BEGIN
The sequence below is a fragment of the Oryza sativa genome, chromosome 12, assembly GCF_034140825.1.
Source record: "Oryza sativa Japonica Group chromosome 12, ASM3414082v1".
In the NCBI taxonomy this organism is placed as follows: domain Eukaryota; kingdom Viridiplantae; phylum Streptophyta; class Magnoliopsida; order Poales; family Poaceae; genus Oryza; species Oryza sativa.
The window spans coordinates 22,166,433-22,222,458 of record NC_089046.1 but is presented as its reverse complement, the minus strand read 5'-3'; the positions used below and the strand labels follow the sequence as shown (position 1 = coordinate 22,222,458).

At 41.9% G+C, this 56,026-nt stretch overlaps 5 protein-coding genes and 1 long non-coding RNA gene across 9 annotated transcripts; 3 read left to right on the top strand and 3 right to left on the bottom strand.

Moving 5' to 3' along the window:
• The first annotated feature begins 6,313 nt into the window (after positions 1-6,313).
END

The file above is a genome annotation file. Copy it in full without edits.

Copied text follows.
The sequence below is a fragment of the Oryza sativa genome, chromosome 12, assembly GCF_034140825.1.
Source record: "Oryza sativa Japonica Group chromosome 12, ASM3414082v1".
In the NCBI taxonomy this organism is placed as follows: domain Eukaryota; kingdom Viridiplantae; phylum Streptophyta; class Magnoliopsida; order Poales; family Poaceae; genus Oryza; species Oryza sativa.
The window spans coordinates 22,166,433-22,222,458 of record NC_089046.1 but is presented as its reverse complement, the minus strand read 5'-3'; the positions used below and the strand labels follow the sequence as shown (position 1 = coordinate 22,222,458).

At 41.9% G+C, this 56,026-nt stretch overlaps 5 protein-coding genes and 1 long non-coding RNA gene across 9 annotated transcripts; 3 read left to right on the top strand and 3 right to left on the bottom strand.

Moving 5' to 3' along the window:
• The first annotated feature begins 6,313 nt into the window (after positions 1-6,313).